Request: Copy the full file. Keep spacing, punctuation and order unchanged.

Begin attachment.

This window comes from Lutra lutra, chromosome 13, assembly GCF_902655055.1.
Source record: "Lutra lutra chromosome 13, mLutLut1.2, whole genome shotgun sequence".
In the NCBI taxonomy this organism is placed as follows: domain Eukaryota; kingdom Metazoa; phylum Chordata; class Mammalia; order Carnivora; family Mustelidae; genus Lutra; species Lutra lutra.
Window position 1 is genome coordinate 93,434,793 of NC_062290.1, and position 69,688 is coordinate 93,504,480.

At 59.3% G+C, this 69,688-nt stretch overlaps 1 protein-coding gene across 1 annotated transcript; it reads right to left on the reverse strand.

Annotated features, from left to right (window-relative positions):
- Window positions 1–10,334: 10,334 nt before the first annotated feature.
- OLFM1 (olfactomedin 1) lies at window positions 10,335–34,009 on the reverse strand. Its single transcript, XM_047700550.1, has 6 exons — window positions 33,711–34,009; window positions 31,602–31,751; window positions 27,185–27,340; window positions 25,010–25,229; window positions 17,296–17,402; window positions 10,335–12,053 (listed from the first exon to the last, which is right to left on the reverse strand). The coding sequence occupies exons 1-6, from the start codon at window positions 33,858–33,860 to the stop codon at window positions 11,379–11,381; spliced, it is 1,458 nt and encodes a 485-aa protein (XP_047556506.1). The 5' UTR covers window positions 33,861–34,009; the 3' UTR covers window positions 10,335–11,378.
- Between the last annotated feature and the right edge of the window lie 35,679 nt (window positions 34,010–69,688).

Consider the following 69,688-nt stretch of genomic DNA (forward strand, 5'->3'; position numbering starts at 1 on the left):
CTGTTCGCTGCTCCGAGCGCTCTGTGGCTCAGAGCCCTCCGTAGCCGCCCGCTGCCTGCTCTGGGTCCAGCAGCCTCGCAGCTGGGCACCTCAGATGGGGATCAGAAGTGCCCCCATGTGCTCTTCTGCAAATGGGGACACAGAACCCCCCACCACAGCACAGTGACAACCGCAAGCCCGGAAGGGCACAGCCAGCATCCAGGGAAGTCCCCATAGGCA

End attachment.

This window comes from Lutra lutra, chromosome 13, assembly GCF_902655055.1.
Source record: "Lutra lutra chromosome 13, mLutLut1.2, whole genome shotgun sequence".
In the NCBI taxonomy this organism is placed as follows: domain Eukaryota; kingdom Metazoa; phylum Chordata; class Mammalia; order Carnivora; family Mustelidae; genus Lutra; species Lutra lutra.
Window position 1 is genome coordinate 93,434,793 of NC_062290.1, and position 69,688 is coordinate 93,504,480.

At 59.3% G+C, this 69,688-nt stretch overlaps 1 protein-coding gene across 1 annotated transcript; it reads right to left on the reverse strand.

Annotated features, from left to right (window-relative positions):
- Window positions 1–10,334: 10,334 nt before the first annotated feature.
- OLFM1 (olfactomedin 1) lies at window positions 10,335–34,009 on the reverse strand. Its single transcript, XM_047700550.1, has 6 exons — window positions 33,711–34,009; window positions 31,602–31,751; window positions 27,185–27,340; window positions 25,010–25,229; window positions 17,296–17,402; window positions 10,335–12,053 (listed from the first exon to the last, which is right to left on the reverse strand). The coding sequence occupies exons 1-6, from the start codon at window positions 33,858–33,860 to the stop codon at window positions 11,379–11,381; spliced, it is 1,458 nt and encodes a 485-aa protein (XP_047556506.1). The 5' UTR covers window positions 33,861–34,009; the 3' UTR covers window positions 10,335–11,378.
- Between the last annotated feature and the right edge of the window lie 35,679 nt (window positions 34,010–69,688).

Consider the following 69,688-nt stretch of genomic DNA (forward strand, 5'->3'; position numbering starts at 1 on the left):
CTGTTCGCTGCTCCGAGCGCTCTGTGGCTCAGAGCCCTCCGTAGCCGCCCGCTGCCTGCTCTGGGTCCAGCAGCCTCGCAGCTGGGCACCTCAGATGGGGATCAGAAGTGCCCCCATGTGCTCTTCTGCAAATGGGGACACAGAACCCCCCACCACAGCACAGTGACAACCGCAAGCCCGGAAGGGCACAGCCAGCATCCAGGGAAGTCCCCATAGGCA